The message is simple: Taking an optimized value engineered (OVE) approach to wall framing can not only significantly improve thermal performance, but also reduce your costs and deliver a more comfortable home.
Because heat passes through wood framing more easily than through common insulation products, OVE encourages builders to reduce the amount of framing in a wall as much as possible, and in turn, increase the amount of wall cavity insulation.
Consider this example: kiln-dried lumber has a thermal value of about R-1 per inch; add a ½-inch OSB sheathing and you get to R-4. On the other hand, insulation usually varies from R-13 to as much as R-24, depending on the material. And, insulation is cheaper than studs, posts, and headers (especially recently).
Problems and OVE Solutions
There are several areas within a traditional wall-framing job that can become problem areas for heat loss that proven OVE practices can solve.
Corners. Typical practice of two studs with blocking in-between for one wall and an end-stud for the other wall creates a lot of air space in the corner that cannot be insulated. In a cold climate, this corner is so cold on the interior that warm moist air in the home will condense, potentially causing the studs to collect dust and grow mold ... especially if large piece of furniture sits in that corner, blocking air movement.
Rather than framing a conventional corner, build an open corner—often called a three-stud approach (see Fig. 1)— that permits insulation to carry much farther into that corner space, and also provides a nailing surface for the drywall. Or, you can use (and buy) even less lumber (and make even more room for insulation) by replacing one stud with either a 1x4, or “F” clips to hold the drywall in place.
Partition tees also create large, wasteful voids in the thermal boundary.
Rather than framing a conventional partition tee, a “ladder style” tee (Fig. 2A) allows you to install insulation behind the partition. Just be sure to install the blocking on edge.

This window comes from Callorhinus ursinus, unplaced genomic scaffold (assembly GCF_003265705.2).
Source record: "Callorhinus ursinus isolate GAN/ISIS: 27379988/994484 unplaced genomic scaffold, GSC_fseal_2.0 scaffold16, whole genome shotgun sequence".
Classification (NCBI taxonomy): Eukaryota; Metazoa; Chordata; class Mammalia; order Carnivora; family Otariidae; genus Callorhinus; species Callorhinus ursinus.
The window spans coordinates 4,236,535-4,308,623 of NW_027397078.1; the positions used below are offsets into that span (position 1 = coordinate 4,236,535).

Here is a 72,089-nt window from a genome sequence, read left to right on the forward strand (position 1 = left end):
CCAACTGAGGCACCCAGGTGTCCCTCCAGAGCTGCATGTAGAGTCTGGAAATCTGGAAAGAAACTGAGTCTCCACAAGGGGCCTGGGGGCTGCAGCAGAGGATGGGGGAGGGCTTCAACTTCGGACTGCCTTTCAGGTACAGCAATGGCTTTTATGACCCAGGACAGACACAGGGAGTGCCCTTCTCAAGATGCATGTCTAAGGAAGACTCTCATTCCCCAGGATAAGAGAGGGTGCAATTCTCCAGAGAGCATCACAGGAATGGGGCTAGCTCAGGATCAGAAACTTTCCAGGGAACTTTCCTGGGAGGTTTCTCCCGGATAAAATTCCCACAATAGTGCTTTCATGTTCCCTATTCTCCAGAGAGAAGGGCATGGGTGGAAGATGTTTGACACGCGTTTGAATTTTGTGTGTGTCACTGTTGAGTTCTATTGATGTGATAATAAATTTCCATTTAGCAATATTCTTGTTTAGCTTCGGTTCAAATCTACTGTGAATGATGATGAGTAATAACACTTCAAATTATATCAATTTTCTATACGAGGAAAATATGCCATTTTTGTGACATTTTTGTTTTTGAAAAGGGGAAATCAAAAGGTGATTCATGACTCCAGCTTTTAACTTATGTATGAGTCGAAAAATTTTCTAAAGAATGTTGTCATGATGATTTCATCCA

Another method uses a 2x6 behind a 2x4 partition wall end stud to provide nailing support for the drywall, but is still open to allow insulation to be installed through the partition. (Fig. 2B) http://www.ibacos.com/
Window and door openings are framed components often built with much more framing lumber than is structurally required ... and causing significantly more thermal loss.
Specifically, headers are often over-engineered and leave no room for insulation; when I started framing homes (many years ago), we simply used double 2x12 headers over nearly every opening.
But many openings require only half that amount of structural support, and those located directly below a gable end truss are practically unnecessary because there is virtually no load on the wall.
Ask your structural engineer to reduce header sizes to only what is required. Those under gable-end trusses can often be reduced to a pair of 2x4s.
There are also a number of ways to insulate headers. Instead of a double layer of 2x material for a 2x4 thick wall, replace the spacers with ½” EPS or XPS foam panels (Fig. 3). On 2x6 walls, the headers can be pushed to the exterior of the wall, leaving a 2½” void to be filled with insulation or foam board.
With these basic OVE techniques, you’ll improve thermal performance, lower your lumber costs, and be confident your homeowners will experience better indoor comfort and overall satisfaction.
Graham Davis drives quality and performance in home building as a building performance specialist of the PERFORM Builder
Solutions team at IBACOS.
This story originally ran as part of IBACOS's and Pro Builder's joint 'Quality Matters' series.